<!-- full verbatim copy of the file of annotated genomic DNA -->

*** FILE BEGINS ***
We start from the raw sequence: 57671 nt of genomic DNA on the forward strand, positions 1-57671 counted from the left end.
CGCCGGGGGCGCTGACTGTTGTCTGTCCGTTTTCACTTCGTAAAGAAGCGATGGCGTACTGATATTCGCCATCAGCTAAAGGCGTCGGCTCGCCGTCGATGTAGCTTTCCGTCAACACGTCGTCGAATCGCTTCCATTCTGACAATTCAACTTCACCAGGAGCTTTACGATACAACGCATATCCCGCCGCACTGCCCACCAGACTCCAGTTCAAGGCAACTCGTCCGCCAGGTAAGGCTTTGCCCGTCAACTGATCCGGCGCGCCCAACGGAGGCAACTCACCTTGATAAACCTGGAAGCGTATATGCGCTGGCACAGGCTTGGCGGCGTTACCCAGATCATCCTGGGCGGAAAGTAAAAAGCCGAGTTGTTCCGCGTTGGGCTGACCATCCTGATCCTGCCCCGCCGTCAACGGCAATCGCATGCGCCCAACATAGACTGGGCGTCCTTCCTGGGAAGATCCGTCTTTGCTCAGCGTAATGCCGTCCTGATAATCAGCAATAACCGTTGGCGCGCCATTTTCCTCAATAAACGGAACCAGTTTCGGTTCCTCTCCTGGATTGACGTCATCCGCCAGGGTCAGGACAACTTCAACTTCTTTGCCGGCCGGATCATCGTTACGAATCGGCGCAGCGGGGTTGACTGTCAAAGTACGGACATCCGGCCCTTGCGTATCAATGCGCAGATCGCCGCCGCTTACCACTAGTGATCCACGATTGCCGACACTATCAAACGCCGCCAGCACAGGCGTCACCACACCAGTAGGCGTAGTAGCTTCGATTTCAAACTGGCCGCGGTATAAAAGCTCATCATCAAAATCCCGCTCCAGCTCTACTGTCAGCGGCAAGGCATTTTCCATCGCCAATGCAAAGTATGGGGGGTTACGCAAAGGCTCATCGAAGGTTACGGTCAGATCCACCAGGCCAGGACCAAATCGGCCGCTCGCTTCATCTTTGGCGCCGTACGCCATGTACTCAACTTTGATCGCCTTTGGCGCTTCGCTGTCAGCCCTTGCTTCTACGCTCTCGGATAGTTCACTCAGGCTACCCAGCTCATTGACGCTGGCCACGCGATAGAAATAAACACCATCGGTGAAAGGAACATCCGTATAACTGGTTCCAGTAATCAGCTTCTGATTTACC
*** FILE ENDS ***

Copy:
We start from the raw sequence: 57671 nt of genomic DNA on the forward strand, positions 1-57671 counted from the left end.
CGCCGGGGGCGCTGACTGTTGTCTGTCCGTTTTCACTTCGTAAAGAAGCGATGGCGTACTGATATTCGCCATCAGCTAAAGGCGTCGGCTCGCCGTCGATGTAGCTTTCCGTCAACACGTCGTCGAATCGCTTCCATTCTGACAATTCAACTTCACCAGGAGCTTTACGATACAACGCATATCCCGCCGCACTGCCCACCAGACTCCAGTTCAAGGCAACTCGTCCGCCAGGTAAGGCTTTGCCCGTCAACTGATCCGGCGCGCCCAACGGAGGCAACTCACCTTGATAAACCTGGAAGCGTATATGCGCTGGCACAGGCTTGGCGGCGTTACCCAGATCATCCTGGGCGGAAAGTAAAAAGCCGAGTTGTTCCGCGTTGGGCTGACCATCCTGATCCTGCCCCGCCGTCAACGGCAATCGCATGCGCCCAACATAGACTGGGCGTCCTTCCTGGGAAGATCCGTCTTTGCTCAGCGTAATGCCGTCCTGATAATCAGCAATAACCGTTGGCGCGCCATTTTCCTCAATAAACGGAACCAGTTTCGGTTCCTCTCCTGGATTGACGTCATCCGCCAGGGTCAGGACAACTTCAACTTCTTTGCCGGCCGGATCATCGTTACGAATCGGCGCAGCGGGGTTGACTGTCAAAGTACGGACATCCGGCCCTTGCGTATCAATGCGCAGATCGCCGCCGCTTACCACTAGTGATCCACGATTGCCGACACTATCAAACGCCGCCAGCACAGGCGTCACCACACCAGTAGGCGTAGTAGCTTCGATTTCAAACTGGCCGCGGTATAAAAGCTCATCATCAAAATCCCGCTCCAGCTCTACTGTCAGCGGCAAGGCATTTTCCATCGCCAATGCAAAGTATGGGGGGTTACGCAAAGGCTCATCGAAGGTTACGGTCAGATCCACCAGGCCAGGACCAAATCGGCCGCTCGCTTCATCTTTGGCGCCGTACGCCATGTACTCAACTTTGATCGCCTTTGGCGCTTCGCTGTCAGCCCTTGCTTCTACGCTCTCGGATAGTTCACTCAGGCTACCCAGCTCATTGACGCTGGCCACGCGATAGAAATAAACACCATCGGTGAAAGGAACATCCGTATAACTGGTTCCAGTAATCAGCTTCTGATTTACC